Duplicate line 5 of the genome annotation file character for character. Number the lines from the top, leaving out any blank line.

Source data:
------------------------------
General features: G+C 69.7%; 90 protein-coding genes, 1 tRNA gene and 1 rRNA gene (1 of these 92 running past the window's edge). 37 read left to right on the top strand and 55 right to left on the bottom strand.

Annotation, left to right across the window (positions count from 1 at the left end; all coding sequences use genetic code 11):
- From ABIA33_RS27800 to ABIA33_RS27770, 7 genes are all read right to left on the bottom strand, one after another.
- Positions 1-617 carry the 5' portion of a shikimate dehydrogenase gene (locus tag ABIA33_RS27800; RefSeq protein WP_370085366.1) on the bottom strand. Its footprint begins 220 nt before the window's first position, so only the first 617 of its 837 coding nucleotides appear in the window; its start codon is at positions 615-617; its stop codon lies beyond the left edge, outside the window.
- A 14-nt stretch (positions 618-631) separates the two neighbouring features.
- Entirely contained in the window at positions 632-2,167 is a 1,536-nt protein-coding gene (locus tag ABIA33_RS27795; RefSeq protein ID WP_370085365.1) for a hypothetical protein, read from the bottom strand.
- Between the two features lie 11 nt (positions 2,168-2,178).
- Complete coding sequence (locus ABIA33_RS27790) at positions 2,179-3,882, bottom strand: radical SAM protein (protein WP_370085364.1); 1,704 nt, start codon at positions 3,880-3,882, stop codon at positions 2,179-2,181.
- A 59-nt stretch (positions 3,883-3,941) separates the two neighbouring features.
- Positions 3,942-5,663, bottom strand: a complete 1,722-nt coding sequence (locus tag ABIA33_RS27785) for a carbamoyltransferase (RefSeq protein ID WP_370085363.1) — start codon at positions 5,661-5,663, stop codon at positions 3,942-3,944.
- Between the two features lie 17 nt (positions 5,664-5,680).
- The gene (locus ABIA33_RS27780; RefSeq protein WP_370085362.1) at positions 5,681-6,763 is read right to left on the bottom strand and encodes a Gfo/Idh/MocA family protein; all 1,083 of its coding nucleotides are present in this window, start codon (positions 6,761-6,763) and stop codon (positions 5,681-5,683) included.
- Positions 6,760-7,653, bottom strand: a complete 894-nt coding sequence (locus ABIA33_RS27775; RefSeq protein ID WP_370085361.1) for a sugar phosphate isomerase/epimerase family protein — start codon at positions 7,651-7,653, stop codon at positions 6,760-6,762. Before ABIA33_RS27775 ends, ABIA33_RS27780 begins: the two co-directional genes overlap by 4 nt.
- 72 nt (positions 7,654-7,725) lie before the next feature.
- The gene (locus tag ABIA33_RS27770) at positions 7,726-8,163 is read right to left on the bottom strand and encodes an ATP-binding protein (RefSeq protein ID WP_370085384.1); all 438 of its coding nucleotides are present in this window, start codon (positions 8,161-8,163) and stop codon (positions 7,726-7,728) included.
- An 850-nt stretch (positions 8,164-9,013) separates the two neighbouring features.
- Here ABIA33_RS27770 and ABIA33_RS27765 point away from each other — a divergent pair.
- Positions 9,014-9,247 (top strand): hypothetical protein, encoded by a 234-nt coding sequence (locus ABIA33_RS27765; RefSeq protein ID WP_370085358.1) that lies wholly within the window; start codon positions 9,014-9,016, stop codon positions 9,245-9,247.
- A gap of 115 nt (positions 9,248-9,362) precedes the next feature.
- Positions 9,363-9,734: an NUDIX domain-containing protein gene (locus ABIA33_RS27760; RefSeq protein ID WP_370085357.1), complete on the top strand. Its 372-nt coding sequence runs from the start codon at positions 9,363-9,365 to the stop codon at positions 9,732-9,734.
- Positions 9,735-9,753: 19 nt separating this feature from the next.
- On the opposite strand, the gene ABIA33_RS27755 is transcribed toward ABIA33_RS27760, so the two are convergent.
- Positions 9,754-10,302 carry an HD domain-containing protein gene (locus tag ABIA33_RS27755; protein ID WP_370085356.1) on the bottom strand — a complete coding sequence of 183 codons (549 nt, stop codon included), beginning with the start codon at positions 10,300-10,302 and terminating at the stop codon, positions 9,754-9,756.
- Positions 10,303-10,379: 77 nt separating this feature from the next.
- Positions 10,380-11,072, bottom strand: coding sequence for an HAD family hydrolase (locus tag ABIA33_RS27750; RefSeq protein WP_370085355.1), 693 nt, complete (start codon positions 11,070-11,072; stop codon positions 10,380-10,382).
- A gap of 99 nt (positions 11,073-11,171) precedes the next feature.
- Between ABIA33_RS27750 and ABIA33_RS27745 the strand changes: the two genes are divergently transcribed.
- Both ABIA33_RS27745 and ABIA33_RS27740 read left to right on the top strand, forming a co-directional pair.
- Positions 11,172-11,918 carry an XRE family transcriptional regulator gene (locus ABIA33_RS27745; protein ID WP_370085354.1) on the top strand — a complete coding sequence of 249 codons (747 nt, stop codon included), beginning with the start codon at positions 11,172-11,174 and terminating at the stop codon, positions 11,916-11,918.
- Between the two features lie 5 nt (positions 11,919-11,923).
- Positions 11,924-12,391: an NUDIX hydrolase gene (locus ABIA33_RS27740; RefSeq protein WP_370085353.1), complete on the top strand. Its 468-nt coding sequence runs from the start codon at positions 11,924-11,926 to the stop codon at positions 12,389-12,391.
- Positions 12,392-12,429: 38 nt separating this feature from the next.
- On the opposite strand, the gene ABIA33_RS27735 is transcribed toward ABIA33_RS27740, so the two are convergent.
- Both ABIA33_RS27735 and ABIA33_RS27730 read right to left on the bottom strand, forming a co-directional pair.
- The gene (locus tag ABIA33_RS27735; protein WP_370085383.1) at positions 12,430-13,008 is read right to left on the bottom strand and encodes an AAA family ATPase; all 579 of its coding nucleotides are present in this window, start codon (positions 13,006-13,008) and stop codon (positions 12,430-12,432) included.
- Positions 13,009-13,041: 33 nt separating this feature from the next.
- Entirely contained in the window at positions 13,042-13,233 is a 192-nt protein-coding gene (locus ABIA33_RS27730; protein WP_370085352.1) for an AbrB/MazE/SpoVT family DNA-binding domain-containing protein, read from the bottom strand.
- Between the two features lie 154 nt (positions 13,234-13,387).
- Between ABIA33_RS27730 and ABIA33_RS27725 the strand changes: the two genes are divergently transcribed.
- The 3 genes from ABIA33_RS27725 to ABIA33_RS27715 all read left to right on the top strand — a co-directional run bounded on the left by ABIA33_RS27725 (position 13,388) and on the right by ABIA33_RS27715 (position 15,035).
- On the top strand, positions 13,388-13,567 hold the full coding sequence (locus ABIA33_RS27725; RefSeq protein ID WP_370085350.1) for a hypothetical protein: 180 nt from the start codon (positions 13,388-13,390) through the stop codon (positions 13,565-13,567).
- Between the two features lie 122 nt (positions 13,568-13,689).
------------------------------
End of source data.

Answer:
- A 14-nt stretch (positions 618-631) separates the two neighbouring features.